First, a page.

Allegedly shot in 12 days with no script, the film's effectiveness lies in its efficiency, its integrity, and its believable camaraderie between the leads. The third act goes to show the Mission with our amicable gang boss is not Johnnie To's focus at all, but is instead the conflict of loyalty with brotherhood. To's method of production lends a very special clarity to the theme.
Really, it should lose every star in the history of mankind for the worst musical score in cinema history. Ffs, guys! But it's the usual Johnnie To exercise in some good stuff happening at the expense of narrative coherence and his films just get on my nerves. Anthony Wong, Simon Yam and the shopping centre scene made it worthwhile though.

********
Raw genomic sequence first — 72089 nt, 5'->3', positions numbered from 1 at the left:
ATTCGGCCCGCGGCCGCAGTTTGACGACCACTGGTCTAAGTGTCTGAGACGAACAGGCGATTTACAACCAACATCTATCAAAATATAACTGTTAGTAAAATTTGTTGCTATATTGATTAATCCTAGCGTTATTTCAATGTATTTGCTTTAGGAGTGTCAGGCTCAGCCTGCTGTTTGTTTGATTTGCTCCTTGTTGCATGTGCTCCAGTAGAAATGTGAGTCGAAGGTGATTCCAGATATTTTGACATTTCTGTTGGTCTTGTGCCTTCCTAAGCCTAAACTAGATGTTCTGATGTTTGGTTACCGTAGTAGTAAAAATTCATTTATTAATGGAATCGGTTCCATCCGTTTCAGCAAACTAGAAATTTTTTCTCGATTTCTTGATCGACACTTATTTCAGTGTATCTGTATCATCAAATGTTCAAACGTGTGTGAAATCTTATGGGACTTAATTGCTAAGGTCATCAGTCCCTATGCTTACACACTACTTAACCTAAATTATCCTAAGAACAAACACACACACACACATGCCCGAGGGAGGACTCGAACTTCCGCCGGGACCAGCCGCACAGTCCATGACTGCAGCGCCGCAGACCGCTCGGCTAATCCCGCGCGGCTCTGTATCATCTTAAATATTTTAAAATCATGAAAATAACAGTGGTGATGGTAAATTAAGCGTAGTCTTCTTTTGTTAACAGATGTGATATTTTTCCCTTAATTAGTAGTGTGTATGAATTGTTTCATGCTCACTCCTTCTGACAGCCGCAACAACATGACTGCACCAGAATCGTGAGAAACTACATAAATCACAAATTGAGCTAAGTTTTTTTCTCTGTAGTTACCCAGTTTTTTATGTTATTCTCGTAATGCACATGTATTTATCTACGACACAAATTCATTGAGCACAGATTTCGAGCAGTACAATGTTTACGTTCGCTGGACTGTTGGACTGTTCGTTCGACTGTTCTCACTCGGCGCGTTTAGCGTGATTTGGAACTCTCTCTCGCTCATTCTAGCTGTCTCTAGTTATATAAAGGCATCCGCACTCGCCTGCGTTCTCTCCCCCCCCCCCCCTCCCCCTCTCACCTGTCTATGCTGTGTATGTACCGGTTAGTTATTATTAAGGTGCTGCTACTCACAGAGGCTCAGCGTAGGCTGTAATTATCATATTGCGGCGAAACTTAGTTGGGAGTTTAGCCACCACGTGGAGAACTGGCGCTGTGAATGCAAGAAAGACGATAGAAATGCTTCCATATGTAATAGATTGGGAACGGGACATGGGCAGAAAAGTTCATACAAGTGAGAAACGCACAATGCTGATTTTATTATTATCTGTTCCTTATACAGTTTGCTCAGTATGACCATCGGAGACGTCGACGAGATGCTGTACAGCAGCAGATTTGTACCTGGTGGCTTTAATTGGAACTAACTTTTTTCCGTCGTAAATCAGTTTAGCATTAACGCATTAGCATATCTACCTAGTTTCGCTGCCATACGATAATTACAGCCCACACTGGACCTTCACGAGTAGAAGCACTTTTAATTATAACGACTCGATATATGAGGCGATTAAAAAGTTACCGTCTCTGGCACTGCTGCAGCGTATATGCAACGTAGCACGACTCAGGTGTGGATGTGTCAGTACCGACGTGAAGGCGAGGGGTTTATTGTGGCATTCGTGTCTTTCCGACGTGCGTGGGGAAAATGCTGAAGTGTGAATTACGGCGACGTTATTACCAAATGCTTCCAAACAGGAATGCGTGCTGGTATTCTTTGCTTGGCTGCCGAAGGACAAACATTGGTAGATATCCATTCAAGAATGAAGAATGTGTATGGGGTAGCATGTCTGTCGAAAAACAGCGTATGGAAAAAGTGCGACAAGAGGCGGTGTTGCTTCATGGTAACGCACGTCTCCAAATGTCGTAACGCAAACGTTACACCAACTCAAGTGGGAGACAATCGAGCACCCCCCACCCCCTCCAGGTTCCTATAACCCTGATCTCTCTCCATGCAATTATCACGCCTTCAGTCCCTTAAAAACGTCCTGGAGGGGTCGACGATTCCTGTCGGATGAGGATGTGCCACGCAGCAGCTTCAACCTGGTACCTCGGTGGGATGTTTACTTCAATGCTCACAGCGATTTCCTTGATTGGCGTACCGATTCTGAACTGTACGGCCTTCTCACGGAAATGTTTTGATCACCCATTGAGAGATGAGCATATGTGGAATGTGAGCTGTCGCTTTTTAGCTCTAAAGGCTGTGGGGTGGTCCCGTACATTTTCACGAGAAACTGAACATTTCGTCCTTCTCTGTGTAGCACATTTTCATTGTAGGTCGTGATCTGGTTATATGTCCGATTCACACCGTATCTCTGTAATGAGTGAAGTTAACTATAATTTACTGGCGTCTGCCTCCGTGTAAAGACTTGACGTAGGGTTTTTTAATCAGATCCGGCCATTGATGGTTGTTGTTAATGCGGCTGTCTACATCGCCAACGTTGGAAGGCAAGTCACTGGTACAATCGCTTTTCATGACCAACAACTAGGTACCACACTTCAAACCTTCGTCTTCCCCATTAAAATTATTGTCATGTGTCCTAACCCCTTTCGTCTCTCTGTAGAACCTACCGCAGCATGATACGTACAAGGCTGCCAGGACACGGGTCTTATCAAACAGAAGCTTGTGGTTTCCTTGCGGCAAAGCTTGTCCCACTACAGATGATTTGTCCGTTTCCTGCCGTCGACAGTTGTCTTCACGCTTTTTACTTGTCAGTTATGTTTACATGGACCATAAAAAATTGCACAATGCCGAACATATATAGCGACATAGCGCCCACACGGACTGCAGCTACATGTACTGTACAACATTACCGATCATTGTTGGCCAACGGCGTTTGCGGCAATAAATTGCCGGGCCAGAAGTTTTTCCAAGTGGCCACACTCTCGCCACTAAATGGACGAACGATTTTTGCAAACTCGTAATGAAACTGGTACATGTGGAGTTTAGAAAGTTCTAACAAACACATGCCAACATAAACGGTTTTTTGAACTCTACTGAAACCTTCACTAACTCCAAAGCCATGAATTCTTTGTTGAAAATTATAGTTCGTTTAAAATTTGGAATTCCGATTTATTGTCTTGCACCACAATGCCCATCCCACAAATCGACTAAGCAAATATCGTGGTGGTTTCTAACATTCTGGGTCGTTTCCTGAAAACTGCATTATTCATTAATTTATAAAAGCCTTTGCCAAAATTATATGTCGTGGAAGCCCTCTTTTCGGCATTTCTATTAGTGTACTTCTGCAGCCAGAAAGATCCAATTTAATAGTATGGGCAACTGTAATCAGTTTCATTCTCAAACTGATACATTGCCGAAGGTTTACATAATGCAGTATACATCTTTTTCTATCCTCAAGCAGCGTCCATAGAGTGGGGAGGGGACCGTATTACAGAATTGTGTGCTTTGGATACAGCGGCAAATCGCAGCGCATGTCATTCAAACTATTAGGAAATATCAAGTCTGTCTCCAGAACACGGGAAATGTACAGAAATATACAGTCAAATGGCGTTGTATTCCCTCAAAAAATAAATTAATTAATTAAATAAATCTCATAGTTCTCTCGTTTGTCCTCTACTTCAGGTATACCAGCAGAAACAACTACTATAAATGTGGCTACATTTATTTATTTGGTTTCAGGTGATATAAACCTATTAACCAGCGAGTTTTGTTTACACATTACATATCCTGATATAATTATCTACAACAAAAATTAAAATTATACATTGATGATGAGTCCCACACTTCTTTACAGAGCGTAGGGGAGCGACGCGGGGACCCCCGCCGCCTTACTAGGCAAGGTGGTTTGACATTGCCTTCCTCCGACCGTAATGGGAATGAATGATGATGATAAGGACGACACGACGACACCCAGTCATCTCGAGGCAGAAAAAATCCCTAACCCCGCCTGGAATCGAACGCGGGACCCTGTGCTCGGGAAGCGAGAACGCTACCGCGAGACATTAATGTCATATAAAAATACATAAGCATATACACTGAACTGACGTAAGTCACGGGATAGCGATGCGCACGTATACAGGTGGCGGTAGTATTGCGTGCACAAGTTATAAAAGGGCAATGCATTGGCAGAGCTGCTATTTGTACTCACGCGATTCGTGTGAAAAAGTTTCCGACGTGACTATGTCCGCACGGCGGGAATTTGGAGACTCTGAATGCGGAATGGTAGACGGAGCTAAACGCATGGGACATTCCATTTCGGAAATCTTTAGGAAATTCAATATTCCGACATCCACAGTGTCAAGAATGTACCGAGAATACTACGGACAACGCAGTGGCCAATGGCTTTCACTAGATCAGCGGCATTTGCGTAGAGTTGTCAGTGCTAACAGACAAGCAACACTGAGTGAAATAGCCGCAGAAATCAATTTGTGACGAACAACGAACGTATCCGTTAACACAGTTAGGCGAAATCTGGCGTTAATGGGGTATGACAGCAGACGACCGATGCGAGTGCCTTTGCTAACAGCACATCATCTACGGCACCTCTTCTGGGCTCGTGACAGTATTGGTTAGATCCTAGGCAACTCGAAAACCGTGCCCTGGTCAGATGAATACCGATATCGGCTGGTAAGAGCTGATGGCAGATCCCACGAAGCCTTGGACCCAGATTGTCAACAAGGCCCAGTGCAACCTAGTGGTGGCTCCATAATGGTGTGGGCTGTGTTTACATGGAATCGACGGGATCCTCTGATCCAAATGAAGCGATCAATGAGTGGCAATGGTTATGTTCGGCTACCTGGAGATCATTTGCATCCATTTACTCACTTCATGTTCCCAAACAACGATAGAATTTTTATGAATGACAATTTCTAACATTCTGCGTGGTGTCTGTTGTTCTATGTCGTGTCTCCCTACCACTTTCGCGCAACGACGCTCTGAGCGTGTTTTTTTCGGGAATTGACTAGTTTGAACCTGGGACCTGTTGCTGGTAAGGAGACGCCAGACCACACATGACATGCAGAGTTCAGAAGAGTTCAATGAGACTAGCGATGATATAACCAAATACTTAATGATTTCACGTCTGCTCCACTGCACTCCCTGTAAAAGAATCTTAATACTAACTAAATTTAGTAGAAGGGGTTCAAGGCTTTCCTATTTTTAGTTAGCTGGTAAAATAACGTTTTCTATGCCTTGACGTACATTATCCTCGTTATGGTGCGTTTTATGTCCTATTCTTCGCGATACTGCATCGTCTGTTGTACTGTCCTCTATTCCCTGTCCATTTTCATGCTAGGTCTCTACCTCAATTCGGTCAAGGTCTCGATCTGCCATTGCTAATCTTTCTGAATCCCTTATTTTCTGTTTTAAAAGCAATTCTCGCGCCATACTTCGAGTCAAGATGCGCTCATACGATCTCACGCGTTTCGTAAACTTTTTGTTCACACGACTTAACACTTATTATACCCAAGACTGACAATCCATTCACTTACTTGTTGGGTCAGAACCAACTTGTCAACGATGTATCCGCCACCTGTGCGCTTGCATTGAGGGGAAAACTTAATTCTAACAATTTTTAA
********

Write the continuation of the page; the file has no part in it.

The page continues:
I've always considered this to be Johnnie To's most accessible film, so if anyone is looking for a place to start with his filmography - it's right here. One of the last great Hong Kong 'action' pictures, "The Mission" is as existential as it is cool. The controlled, precise movements of both To's camera and his cast mean this film has more in common with the work of Jean-Pierre Melville than it does with John Woo.
The most flamboyantly gay heroic bloodshed film EVER. Loved it. Lesser than Exiled and A Hero Never Dies, and not really eligible for relevant comparison to the stylistically worlds apart Election series, but still fun as hell. Lam Suet, quiet as ever, rules the day with his quirky characterization of James.